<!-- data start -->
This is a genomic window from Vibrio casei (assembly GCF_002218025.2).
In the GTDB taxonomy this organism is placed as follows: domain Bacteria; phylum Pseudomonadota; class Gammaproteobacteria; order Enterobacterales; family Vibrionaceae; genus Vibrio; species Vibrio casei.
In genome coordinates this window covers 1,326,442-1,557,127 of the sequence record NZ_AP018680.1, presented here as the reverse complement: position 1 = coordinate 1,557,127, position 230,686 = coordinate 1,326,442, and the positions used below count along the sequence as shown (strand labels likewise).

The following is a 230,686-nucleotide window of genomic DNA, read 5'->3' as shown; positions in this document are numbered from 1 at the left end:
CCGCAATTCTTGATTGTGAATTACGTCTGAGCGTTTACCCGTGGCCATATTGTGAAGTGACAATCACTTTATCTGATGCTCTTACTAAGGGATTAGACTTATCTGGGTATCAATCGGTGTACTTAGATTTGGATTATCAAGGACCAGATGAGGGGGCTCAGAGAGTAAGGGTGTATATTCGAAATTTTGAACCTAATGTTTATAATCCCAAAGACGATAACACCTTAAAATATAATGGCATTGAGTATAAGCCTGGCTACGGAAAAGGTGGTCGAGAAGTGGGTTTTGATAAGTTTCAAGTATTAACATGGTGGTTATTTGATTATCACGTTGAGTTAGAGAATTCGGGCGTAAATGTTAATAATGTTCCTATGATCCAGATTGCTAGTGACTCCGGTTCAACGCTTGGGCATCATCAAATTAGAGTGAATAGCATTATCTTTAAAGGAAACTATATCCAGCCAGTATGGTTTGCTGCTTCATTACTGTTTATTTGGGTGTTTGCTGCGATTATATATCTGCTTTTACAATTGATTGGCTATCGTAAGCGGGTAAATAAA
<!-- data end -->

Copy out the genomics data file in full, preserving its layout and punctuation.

This is a genomic window from Vibrio casei (assembly GCF_002218025.2).
In the GTDB taxonomy this organism is placed as follows: domain Bacteria; phylum Pseudomonadota; class Gammaproteobacteria; order Enterobacterales; family Vibrionaceae; genus Vibrio; species Vibrio casei.
In genome coordinates this window covers 1,326,442-1,557,127 of the sequence record NZ_AP018680.1, presented here as the reverse complement: position 1 = coordinate 1,557,127, position 230,686 = coordinate 1,326,442, and the positions used below count along the sequence as shown (strand labels likewise).

The following is a 230,686-nucleotide window of genomic DNA, read 5'->3' as shown; positions in this document are numbered from 1 at the left end:
CCGCAATTCTTGATTGTGAATTACGTCTGAGCGTTTACCCGTGGCCATATTGTGAAGTGACAATCACTTTATCTGATGCTCTTACTAAGGGATTAGACTTATCTGGGTATCAATCGGTGTACTTAGATTTGGATTATCAAGGACCAGATGAGGGGGCTCAGAGAGTAAGGGTGTATATTCGAAATTTTGAACCTAATGTTTATAATCCCAAAGACGATAACACCTTAAAATATAATGGCATTGAGTATAAGCCTGGCTACGGAAAAGGTGGTCGAGAAGTGGGTTTTGATAAGTTTCAAGTATTAACATGGTGGTTATTTGATTATCACGTTGAGTTAGAGAATTCGGGCGTAAATGTTAATAATGTTCCTATGATCCAGATTGCTAGTGACTCCGGTTCAACGCTTGGGCATCATCAAATTAGAGTGAATAGCATTATCTTTAAAGGAAACTATATCCAGCCAGTATGGTTTGCTGCTTCATTACTGTTTATTTGGGTGTTTGCTGCGATTATATATCTGCTTTTACAATTGATTGGCTATCGTAAGCGGGTAAATAAA